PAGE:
Nora Roberts, Wilbur Smith and Bernard Cornwell have a lot in common.

I will read pretty much anything any of those three authors have ever written, but that’s not what I’m talking about here.

It’s something their books share with every Lee Childs, every Katie Fforde and even just about every Stephen King.

Nora, of course, writes steamy romances, and there’s a strong romance theme in every Wilbur Smith I’ve read.

The heroes in Nora’s books rise above the challenges and bust through the obstacles she puts in their way and are rewarded with a productive committed relationship with a gorgeous, sexy partner. The result is the same in hundreds of romances I’ve read.

In fact it’s required.

If you check out the submission guidelines of major romance publishers -Harlequin, Entangled, take your pick – it is a stated requirement that they’ll only consider HEA, or at the very least, HFN. It took me a while to work those out, so if you’re wondering what I’m talking about, HEA is happy ever after. HFN stands for happy for now.

Romance is despised for HEA and HFN. And I guess we have to admit that it is pretty unrealistic to that one hundred per cent of heroines, in every era and every situation can look forward to a perfect partner with a big diamond in a small box.

Wilbur Smith gets a pretty bad rap from the literati for the same reason.

But why doesn’t Bernard Cornwell? Every Sharpe and every Last Kingdom book ends in a triumph for the hero. They usually get the girl they’re after too, although it’s not exactly the lifelong soulmate a Nora Roberts heroine can expect.

Reacher solves the crime and defeats the bad guys in every Lee Childs.

There are Stephen King stories with unhappy endings. I offer in evidence The Body, the excellent novella made into the movie Stand By Me. But I reckon I’ve read at least eight out of ten books the great man has written and I can’t think of a single one where good fails to thwart evil.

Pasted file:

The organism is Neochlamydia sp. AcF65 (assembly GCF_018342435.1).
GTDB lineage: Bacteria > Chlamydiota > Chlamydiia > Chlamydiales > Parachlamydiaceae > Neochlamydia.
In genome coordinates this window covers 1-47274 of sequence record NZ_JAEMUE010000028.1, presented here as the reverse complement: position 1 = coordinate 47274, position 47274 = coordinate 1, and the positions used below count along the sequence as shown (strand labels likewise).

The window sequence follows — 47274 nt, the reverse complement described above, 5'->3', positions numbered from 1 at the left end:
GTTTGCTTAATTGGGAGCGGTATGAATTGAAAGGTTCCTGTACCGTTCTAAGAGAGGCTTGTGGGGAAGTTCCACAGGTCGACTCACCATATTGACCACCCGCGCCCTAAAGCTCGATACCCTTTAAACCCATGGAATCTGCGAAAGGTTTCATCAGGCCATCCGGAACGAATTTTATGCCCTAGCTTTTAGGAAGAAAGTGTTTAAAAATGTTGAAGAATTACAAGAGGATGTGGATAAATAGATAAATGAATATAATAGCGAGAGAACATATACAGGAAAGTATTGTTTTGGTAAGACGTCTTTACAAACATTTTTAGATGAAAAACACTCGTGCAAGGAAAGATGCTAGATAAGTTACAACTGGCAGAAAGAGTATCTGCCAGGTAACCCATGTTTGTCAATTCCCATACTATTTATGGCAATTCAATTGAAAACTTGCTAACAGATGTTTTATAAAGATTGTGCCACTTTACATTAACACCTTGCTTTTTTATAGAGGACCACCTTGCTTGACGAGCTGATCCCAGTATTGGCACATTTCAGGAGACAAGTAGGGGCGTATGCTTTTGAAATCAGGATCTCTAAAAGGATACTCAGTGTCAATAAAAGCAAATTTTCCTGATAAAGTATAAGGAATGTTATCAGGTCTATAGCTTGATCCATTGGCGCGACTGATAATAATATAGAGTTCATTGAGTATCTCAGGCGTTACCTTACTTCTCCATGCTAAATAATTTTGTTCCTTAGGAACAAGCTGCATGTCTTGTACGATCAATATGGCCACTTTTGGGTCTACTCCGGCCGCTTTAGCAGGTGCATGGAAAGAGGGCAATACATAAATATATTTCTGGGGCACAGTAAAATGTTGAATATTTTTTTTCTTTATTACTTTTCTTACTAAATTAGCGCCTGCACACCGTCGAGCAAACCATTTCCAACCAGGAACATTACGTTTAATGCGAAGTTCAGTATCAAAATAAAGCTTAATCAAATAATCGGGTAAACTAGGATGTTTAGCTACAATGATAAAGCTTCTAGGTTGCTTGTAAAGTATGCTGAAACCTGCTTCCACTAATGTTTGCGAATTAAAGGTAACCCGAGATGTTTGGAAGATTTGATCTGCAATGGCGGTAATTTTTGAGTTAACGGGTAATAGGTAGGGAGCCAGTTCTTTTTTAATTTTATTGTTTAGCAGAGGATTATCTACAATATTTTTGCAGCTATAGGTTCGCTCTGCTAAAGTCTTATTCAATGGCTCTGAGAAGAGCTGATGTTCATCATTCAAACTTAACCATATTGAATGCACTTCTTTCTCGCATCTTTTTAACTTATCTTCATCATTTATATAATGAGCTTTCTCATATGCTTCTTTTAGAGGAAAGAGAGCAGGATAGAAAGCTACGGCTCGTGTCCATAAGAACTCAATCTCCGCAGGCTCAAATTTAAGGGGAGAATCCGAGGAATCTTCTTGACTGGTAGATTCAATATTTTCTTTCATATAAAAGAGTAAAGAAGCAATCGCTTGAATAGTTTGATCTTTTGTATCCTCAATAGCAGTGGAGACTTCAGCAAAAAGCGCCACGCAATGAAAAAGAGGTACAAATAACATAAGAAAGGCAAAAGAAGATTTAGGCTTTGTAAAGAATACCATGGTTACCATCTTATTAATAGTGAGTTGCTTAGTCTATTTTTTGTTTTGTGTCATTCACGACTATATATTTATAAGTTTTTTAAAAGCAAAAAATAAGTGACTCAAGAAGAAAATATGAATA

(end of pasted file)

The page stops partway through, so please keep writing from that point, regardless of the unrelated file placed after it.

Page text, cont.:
So why don’t critics scoff at thriller and crime writers for HEA and HFN? I wish it were realistic that the monsters always fall to the white knight and the killer always gets caught, but …  hallo!

Why is Love Actually or Notting Hill soppy for having an HEA, but Die Hard and Dead Pool are cool? The last thirty-five times I watched Die Hard, Bruce Willis saw off Gruber and got to stain Bonnie Bedelia’s shirt with the blood on his biceps and if I remember rightly Ryan Reynolds beats Ajax and Angel Dust and waddles off into the sunset with Lauren Shuler Donner before the credits roll in Dead Pool.

Of course Stephen King and Lee Childs aren’t likely to win a Booker or a Pullitzer or the Nobel Prize for literature any more than Nora or Wilbur.

They commit the unforgivable sin of being popular. They write books that aim first to entertain. For shame!

I’m not saying a book which deals seriously with hard topics can’t be absolutely captivating – but it does seems to me that too many ‘serious’ literary critics can’t bring themselves to praise a book written this century unless it’s a dirge.

I’m saying that when I sit back with a glass of wine and a book I want my heroines and heroes to go into their struggle with a better than even chance of winning, and I don’t see what’s so wrong with that.

Long live HEA.

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